Item: i68726 Authentic Ancient Coin of. Greek city of Syracuse. Silver Tetradrachm 25mm (17.20 grams) Struck under the Second Democracy, circa 450-440 B. Reference: HGC 2, 1312 Rare R1. (Nike flies left) Certification: NGC Ancients. Ch F Strike: 5/5 Surface: 5/5 4281757-002 Slow quadriga right, horses crowned by Nike flying right, above; Ketos in exergue. YPAKO ION, Head of nymph Artehusa right, wearing tainia; four dolphins swim around. When in it’s foundations that the city of Syracuse only consisted of the island of Ortygia, that island was said to have been the home of the nymph Arethusa. She had been a chaste, faithful attendant of Artemis. It is said that she got the unwanted attentions from the river god, Alpheios, while bathing in his Peloponnesian stream. Artemis hid her in a cloud in an attempt to save her, however she sweated so profusely out of fear that she was transformed into a stream. Artemis broke apart the ground to allow her to escape. She found her way to the island of Ortygia where she became the fountain on that island. A nymph in Greek mythology and in Latin mythology is a minor female nature deity typically associated with a particular location or landform. Different from goddesses, nymphs are generally regarded as divine spirits who animate nature, and are usually depicted as beautiful, young nubile maidens who love to dance and sing; their amorous freedom sets them apart from the restricted and chaste wives and daughters of the Greek polis. They are believed to dwell in mountains and groves, by springs and rivers, and also in trees and in valleys and cool grottoes. Although they would never die of old age nor illness, and could give birth to fully immortal children if mated to a god, they themselves were not necessarily immortal, and could be beholden to death in various forms. Charybdis and Scylla were once nymphs. Other nymphs, always in the shape of young maidens, were part of the retinue of a god, such as Dionysus, Hermes, or Pan, or a goddess, generally the huntress Artemis. Nymphs were the frequent target of satyrs. Nymphs are personifications of the creative and fostering activities of nature, most often identified with the life-giving outflow of springs: as Walter Burkert Burkert 1985:III. 3.3 remarks, The idea that rivers are gods and springs divine nymphs is deeply rooted not only in poetry but in belief and ritual; the worship of these deities is limited only by the fact that they are inseparably identified with a specific locality. The Greek word has “bride” and “veiled” among its meanings: hence a marriageable young woman. Other readers refer the word (and also Latin nubere and German Knospe) to a root expressing the idea of “swelling” (according to Hesychius, one of the meanings of is “rose-bud”). The Greek nymphs were spirits invariably bound to places, not unlike the Latin genius loci , and the difficulty of transferring their cult may be seen in the complicated myth that brought Arethusa to Sicily. In the works of the Greek-educated Latin poets, the nymphs gradually absorbed into their ranks the indigenous Italian divinities of springs and streams (Juturna, Egeria, Carmentis, Fontus), while the Lymphae (originally Lumpae), Italian water-goddesses, owing to the accidental similarity of their names, could be identified with the Greek Nymphae. The mythologies of classicizing Roman poets were unlikely to have affected the rites and cult of individual nymphs venerated by country people in the springs and clefts of Latium. Among the Roman literate class, their sphere of influence was restricted, and they appear almost exclusively as divinities of the watery element. Nymphs are also portrayed as selfish and as attention seekers who walk around naked in the middle of forests. In this 1896 painting by John William Waterhouse, Hylas is abducted by the Naiads, i. Echo, an Oread (mountain nymph) watches Narcissus in this 1903 painting by John William Waterhouse. Syracuse pronounced, Sicilian: Sarausa , is a historic city in southern Italy, the capital of the province of Syracuse. The city is famous for its rich Greek history, culture, amphitheatres, architecture and association to Archimedes, playing an important role in ancient times as one of the top powers of the Mediterranean world; it is over 2,700 years old. Syracuse is located in the south-east corner of the island of Sicily, right by the Gulf of Syracuse next to the Ionian Sea. The city was founded by Ancient Greek Corinthians and became a very powerful city-state. Syracuse was allied with Sparta and Corinth, exerting influence over the entire Magna Grecia area of which it was the most important city. Once described by Cicero as “the greatest Greek city and the most beautiful of them all”, it later became part of the Roman Republic and Byzantine Empire. After this Palermo overtook it in importance, as the capital of the Kingdom of Sicily. Eventually the kingdom would be united with the Kingdom of Naples to form the Two Sicilies until the Italian unification of 1860. In the modern day, the city is listed by UNESCO as a World Heritage Site along with the Necropolis of Pantalica. In the central area, the city itself has a population of around 125,000 people. The inhabitants are known as Siracusans , and the local language spoken by its inhabitants is the Sicilian language. Syracuse is mentioned in the Bible in the Acts of the Apostles book at 28:12 as Paul stayed there. The patron saint of the city is Saint Lucy; she was born in Syracuse and her feast day, Saint Lucy’s Day, is celebrated on 13 December. Syracuse and its surrounding area have been inhabited since ancient times, as shown by the findings in the villages of Stentinello, Ognina, Plemmirio, Matrensa, Cozzo Pantano and Thapsos , which already had a relationship with Mycenaean Greece. Syracuse was founded in 734 or 733 BC by Greek settlers from Corinth and Tenea, led by the oecist (colonizer) Archias, who called it Sirako , referring to a nearby salt marsh. The nucleus of the ancient city was the small island of Ortygia. The settlers found the land fertile and the native tribes to be reasonably well-disposed to their presence. The city grew and prospered, and for some time stood as the most powerful Greek city anywhere in the Mediterranean. Colonies were founded at Akrai (664 BC), Kasmenai (643 BC), Akrillai (VII century BC), Helorus (VII century BC) and Kamarina (598 BC). The descendants of the first colonist, called Gamoroi , held the power until they were expelled by the Killichiroi , the lower class of the city. Gelo himself became the despot of the city, and moved many inhabitants of Gela, Kamarina and Megera to Syracuse, building the new quarters of Tyche and Neapolis outside the walls. His program of new constructions included a new theater, designed by Damocopos, which gave the city a flourishing cultural life: this in turn attracted personalities as Aeschylus, Ario of Metimma, Eumelos of Corinth and Sappho, who had been exiled here from Mytilene. The enlarged power of Syracuse made unavoidable the clash against the Carthaginians, who ruled western Sicily. In the Battle of Himera, Gelo, who had allied with Theron of Agrigento, decisively defeated the African force led by Hamilcar. A temple, entitled to Athena (on the site of the today’s Cathedral), was erected in the city to commemorate the event. Gelon was succedeed by his brother Hiero, who fought against the Etruscans at Cumae in 474 BC. His rule was eulogized by poets like Simonides of Ceos, Bacchylides and Pindar, who visited his court. A democratic regime was introduced by Thrasybulos (467 BC). The city continued to expand in Sicily, fighting against the rebellious Siculi, and on the Tyrrhenian Sea, making expeditions up to Corsica and Elba. In the late 5th century BC, Syracuse found itself at war with Athens, which sought more resources to fight the Peloponnesian War. The Syracusans enlisted the aid of a general from Sparta, Athens’ foe in the war, to defeat the Athenians, destroy their ships, and leave them to starve on the island (see Sicilian Expedition). In 401 BC, Syracuse contributed a force of 3,000 hoplites and a general to Cyrus the Younger’s Army of the Ten Thousand. Then in the early 4th century BC, the tyrant Dionysius the Elder was again at war against Carthage and, although losing Gela and Camarina, kept that power from capturing the whole of Sicily. After the end of the conflict Dionysius built a massive fortress on the Ortygia island of the city and 22 km-long walls around all of Syracuse. Another period of expansion saw the destruction of Naxos, Catania and Lentini, then Syracuse entered again in war against Carthage (397 BC). After various changes of fortune, the Carthaginians managed to besiege Syracuse itself, but were eventually pushed back by a pestilence. A treaty in 392 BC allowed Syracuse to enlarge further its possessions, founding the cities of Adrano, Ancona, Adria, Tindari and Tauromenos, and conquering Reggio Calabria on the continent. Apart from his battle deeds, Dionysius was famous as a patron of art, and Plato himself visited Syracuse several times. His successor was Dionysius the Younger, who was however expelled by Dion in 356 BC. But the latter’s despotic rule led in turn to his expulsion, and Dionysius reclaimed his throne in 347 BC. A democratic government was installed by Timoleon in 345 BC. The long series of internal struggles had weakened Syracuse’s power on the island, and Timoleon tried to remedy this, defeating the Carthaginians in 339 BC near the Krimisos river. But the struggle among the city’s parties restarted after his death and ended with the rise of another tyrant, Agathocles, who seized power with a coup in 317 BC. He resumed the war against Carthage, with alternate fortunes. He however scored a moral success, bringing the war to the Carthaginians’ native African soil, inflicting heavy losses to the enemy. The war ended with another treaty of peace which did not prevent the Carthaginians interfering in the politics of Syracuse after the death of Agathocles (289 BC). The citizens called Pyrrhus of Epirus for help. After a brief period under the rule of Epirus, Hiero II seized power in 275 BC. Hiero inaugurated a period of 50 years of peace and prosperity, in which Syracause became one of the most renowned capitals of Antiquity. He issued the so-called Lex Hieronica , which was later adopted by the Romans for their administration of Sicily; he also had the theater enlarged and a new immense altar, the “Hiero’s Ara”, built. Under his rule lived the most famous Syracusan, the natural philosopher Archimedes. Among his many inventions were various military engines including the claw of Archimedes, later used to resist the Roman siege of 214 BC-212 BC. Literary figures included Theocritus and others. Hiero’s successor, the young Hieronymus (ruled from 215 BC), broke the alliance with the Romans after their defeat at the Battle of Cannae and accepted Carthage’s support. The Romans, led by consul Marcus Claudius Marcellus, besieged the city in 214 BC. The city held out for three years, but fell in 212 BC. It is believed to have fallen due to a peace party opening a small door in the wall to negotiate a peace, but the Romans charged through the door and took the city, killing Archimedes in the process. From Roman domination to the Middle Ages. Though declining slowly by the years, Syracuse maintained the status of capital of the Roman government of Sicily and seat of the praetor. It remained an important port for the trades between the Eastern and the Western parts of the Empire. Christianity spread in the city through the efforts of Paul of Tarsus and Saint Marziano, the first bishop of the city, who made it one of the main centres of proselytism in the West. In the age of the persecutions massive catacombs were carved, whose size is second only to those of Rome. After a period of Vandal rule, Syracuse and the island was recovered by Belisarius for the Byzantine Empire (31 December 535). From 663 to 668 Syracuse was the seat of Emperor Constans II, as well as metropolis of the whole Sicilian Church. Another siege in 878, resulted in the city coming under two centuries of Muslim rule. The capital was moved from Syracuse to Palermo. The Cathedral was converted into a mosque and the quarter on the Ortygia island was gradually rebuilt along Islamic styles. The city, nevertheless, maintained important trade relationships, and housed a relatively flourishing cultural and artistic life: several Arab poets, including Ibn Hamdis, the most important Sicilian poet of the 12th century, flourished in the city. In 1038, the Byzantine general George Maniaces reconquered the city, sending the relics of St. The eponymous castle on the cape of Ortygia bears his name, although it was built under the Hohenstaufen rule. In 1085 the Normans entered Syracuse, one of the last Arab strongholds, after a summer-long siege by Roger I of Sicily and his son Jordan of Hauteville, who was given the city as count. New quarters were built, and the cathedral was restored, as well as other churches. In 1194 Henry VI of Swabia occupied Syracuse. He began the construction of the Castello Maniace, the Bishops’ Palace and the Bellomo Palace. Frederick’s death brought a period of unrest and feudal anarchy. In the struggle between the Anjou and Aragonese monarchies, Syracuse sided with the Aragonese and defeated the Anjou in 1298, receiving from the Spanish sovereigns great privileges in reward. The pre-eminence of baronal families is also shown by the construction of the palaces of Abela, Chiaramonte, Nava, Montalto. World-renowned expert numismatist, enthusiast, author and dealer in authentic ancient Greek, ancient Roman, ancient Byzantine, world coins & more. Ilya Zlobin is an independent individual who has a passion for coin collecting, research and understanding the importance of the historical context and significance all coins and objects represent. Send me a message about this and I can update your invoice should you want this method. Getting your order to you, quickly and securely is a top priority and is taken seriously here. Great care is taken in packaging and mailing every item securely and quickly. 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How and where do I learn more about collecting ancient coins? Visit the “Guide on How to Use My Store”. For on an overview about using my store, with additional information and links to all other parts of my store which may include educational information on topics you are looking for. The item “SYRACUSE Sicily 2nd Democracy 450BC RARE R1 Silver Tetradrachm Coin NGC i68726″ is in sale since Friday, November 23, 2018. This item is in the category “Coins & Paper Money\Coins\ Ancient\Greek (450 BC-100 AD)”. The seller is “highrating_lowprice” and is located in Rego Park, New York. This item can be shipped worldwide.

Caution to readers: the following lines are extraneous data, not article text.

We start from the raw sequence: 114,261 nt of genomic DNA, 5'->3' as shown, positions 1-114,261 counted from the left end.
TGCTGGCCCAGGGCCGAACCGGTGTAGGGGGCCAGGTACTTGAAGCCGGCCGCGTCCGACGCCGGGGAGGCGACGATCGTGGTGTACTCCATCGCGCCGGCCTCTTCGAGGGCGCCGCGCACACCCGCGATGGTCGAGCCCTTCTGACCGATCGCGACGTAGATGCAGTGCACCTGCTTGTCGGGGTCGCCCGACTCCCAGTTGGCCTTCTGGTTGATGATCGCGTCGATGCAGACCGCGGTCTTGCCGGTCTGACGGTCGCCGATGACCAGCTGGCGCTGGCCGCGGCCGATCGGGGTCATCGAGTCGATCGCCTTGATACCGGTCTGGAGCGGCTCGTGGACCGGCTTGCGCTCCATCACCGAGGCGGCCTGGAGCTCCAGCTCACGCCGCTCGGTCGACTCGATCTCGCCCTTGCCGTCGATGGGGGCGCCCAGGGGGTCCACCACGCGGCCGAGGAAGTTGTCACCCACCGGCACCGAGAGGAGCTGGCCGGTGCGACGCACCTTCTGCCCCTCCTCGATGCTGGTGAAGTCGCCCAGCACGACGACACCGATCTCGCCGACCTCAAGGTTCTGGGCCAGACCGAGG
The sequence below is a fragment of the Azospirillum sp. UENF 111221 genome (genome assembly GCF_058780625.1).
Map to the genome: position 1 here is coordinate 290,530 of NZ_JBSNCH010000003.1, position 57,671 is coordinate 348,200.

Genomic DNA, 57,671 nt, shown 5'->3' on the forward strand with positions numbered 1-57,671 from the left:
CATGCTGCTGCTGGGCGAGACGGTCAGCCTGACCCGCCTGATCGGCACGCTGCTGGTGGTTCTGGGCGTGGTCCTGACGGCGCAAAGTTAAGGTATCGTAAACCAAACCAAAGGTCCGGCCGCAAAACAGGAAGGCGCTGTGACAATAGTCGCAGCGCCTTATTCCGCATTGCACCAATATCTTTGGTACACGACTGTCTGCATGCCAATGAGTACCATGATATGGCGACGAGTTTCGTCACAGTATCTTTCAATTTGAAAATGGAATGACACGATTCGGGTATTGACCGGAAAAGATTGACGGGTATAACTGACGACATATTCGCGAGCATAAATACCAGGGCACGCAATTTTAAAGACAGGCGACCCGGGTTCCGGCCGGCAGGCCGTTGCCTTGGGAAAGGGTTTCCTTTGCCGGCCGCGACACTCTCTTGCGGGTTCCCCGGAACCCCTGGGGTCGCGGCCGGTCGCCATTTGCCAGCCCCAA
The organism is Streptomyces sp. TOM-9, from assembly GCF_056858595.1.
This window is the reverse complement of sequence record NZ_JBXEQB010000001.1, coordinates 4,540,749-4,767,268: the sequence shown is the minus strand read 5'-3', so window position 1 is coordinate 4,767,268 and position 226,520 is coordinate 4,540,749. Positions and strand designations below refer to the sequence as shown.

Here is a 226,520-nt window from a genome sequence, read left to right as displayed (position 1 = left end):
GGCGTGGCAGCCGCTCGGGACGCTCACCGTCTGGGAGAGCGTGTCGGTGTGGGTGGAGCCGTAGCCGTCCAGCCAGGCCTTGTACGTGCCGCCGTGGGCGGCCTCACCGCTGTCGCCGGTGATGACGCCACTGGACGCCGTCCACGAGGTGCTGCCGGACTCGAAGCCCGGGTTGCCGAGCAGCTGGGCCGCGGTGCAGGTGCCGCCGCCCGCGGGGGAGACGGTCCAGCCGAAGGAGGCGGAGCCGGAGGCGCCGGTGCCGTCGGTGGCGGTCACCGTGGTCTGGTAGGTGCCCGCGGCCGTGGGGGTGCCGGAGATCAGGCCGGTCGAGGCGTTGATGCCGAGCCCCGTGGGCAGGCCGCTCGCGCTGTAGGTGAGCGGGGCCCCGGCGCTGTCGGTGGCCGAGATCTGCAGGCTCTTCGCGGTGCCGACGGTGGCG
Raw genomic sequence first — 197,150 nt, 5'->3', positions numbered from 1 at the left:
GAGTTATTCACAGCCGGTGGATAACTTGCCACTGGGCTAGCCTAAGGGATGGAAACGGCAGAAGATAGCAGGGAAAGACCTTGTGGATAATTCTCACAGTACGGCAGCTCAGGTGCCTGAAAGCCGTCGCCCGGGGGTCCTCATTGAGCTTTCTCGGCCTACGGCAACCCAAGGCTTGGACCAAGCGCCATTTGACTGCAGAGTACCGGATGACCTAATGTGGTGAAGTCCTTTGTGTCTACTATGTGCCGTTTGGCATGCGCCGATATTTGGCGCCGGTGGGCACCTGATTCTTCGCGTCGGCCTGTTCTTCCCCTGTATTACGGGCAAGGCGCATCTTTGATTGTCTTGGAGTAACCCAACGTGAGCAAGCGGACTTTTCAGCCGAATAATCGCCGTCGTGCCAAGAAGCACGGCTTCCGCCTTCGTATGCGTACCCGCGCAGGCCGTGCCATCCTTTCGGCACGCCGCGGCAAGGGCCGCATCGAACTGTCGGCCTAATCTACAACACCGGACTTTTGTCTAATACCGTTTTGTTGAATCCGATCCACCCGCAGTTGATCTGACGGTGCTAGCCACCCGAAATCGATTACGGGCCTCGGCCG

• Composition: Silver
  • Denomination: Tetradrachm
  • Culture: Greek
  • Material: Silver
  • Grade: Ch F
  • Certification Number: 4281757-002
  • Certification: NGC

SYRACUSE Sicily 2nd Democracy 450BC RARE R1 Silver Tetradrachm Coin NGC i68726